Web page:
The same spirit of initiative is what is already helping America to absorb this horrendous shock. Much of the debate right now assumes that we operate under a brittle order, in which the main guiding force needed to set New Orleans right is government planning and funding. Yes, in the throes of a crisis less than a fortnight old, and if the city's basic services are going to function again, there will have to be government help.

But aid from the state, or even from private charities, is not what's going to rebuild New Orleans. What will bring back the city–or not–is the many decisions people will now make about how to best get on with their lives. Some may not return. Some may go back and build stronger than before. But the promises of politicians and the scenes of survivors on cots in the Astrodome do not begin to sum up the real pool of resources now available to the people of New Orleans.

The most valuable resource of this country is something called human capital, nourished within a framework of liberty and rule of law. The armed thugs who briefly ruled the floodwaters were not the norm. There are countries like Sudan or Zimbabwe where they would have been part of the routine miseries of the average day. New Orleans was a city known both for its high crime rate and its parties, parades and bohemian French Quarter. For three days, in extreme crisis, the balance tipped the wrong way. It was terrible. But by lights of much of the planet, the order that then kicked in for a massive rescue effort was beyond hoping.

It is the tremendous absorptive capacity and fertility of our democratic capitalist system that leads to news such as the following two sentences from a page one story in Monday's Wall Street Journal: “The past five years have witnessed a burst stock bubble, terrorist attacks, corporate scandals, wars in Afghanistan and a Iraq, and a doubling in crude oil prices. Yet the economy, after a mild recession in 2001, has embarked on a solid expansion with little inflation.” We have done this without sacrificing our freedoms, as, say, the regime in China requires its citizens to do. And though the progress described in this brief passage is orders of magnitude less dramatic in the telling than is the catastrophe in New Orleans, it represents a wealth of advances in science, medicine, information technology and use of resources directed in ways that allow us to invent, improve, delight and offer wide opportunities both to enrich the spirit and prolong and save untold numbers of lives.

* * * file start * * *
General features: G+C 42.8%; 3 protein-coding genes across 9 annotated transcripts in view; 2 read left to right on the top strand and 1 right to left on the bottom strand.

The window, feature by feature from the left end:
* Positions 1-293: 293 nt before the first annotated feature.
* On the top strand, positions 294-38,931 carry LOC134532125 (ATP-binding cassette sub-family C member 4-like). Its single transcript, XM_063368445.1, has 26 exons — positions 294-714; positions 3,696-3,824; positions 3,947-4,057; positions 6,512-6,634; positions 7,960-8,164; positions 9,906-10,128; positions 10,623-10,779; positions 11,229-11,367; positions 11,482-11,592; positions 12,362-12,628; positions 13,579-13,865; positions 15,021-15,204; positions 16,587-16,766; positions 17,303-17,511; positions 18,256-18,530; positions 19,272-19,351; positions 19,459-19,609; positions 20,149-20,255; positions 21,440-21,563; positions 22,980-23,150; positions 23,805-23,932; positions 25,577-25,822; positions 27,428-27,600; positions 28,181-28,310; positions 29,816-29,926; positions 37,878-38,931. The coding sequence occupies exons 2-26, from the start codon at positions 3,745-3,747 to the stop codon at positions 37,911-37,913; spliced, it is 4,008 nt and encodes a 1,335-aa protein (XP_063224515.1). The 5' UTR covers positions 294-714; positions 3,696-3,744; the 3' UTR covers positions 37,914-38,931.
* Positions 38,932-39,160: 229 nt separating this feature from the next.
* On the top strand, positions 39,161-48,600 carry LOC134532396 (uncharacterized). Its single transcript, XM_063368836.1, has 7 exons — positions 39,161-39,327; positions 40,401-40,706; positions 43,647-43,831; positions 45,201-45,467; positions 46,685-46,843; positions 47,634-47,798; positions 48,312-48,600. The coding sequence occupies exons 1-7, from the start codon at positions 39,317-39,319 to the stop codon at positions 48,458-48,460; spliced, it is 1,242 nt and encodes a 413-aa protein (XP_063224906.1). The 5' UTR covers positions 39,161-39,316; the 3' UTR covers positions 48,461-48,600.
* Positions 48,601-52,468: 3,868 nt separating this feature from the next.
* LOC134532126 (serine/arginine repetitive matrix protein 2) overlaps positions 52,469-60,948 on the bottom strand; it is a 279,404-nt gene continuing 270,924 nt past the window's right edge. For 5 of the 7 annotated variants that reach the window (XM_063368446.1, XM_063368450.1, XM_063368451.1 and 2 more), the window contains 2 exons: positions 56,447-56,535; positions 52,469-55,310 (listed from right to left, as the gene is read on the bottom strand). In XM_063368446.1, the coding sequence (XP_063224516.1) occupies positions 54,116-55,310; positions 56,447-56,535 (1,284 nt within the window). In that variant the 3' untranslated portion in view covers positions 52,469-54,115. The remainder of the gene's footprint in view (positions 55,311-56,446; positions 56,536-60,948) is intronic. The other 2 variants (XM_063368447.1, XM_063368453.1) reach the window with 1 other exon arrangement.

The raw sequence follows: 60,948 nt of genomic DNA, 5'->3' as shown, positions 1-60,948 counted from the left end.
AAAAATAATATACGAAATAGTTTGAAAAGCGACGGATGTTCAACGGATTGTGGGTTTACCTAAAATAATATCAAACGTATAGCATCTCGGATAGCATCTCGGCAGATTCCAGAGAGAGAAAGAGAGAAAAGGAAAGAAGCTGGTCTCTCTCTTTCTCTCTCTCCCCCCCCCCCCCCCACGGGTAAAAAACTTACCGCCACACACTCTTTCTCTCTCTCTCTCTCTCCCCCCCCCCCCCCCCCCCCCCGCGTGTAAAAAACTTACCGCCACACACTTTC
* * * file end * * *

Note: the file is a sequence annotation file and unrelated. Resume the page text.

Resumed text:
The shock is that the catastrophe of Katrina happened in America. Our hubris is the notion that such things cannot happen here. They can, and in one way or another they always will. In this mortal world, there are flaws in any system we might devise, because there are trade-offs no one can avoid having to make. There is plenty we can and will debate about what those tradeoffs should be. By all means, let us have the recriminations, the analyses, the discussions. Let us hope we can find ways to build and rebuild that will reduce the risks without stripping us of the ability to recover from catastrophes we may not yet even foresee. But amid all that, if there is any place on earth that can cope with a nightmare on this scale, it is this country.

Ms. Rosett is a journalist-in-residence with the Foundation for the Defense of Democracies. Her column appears here and in The Wall Street Journal Europe on alternate Wednesdays.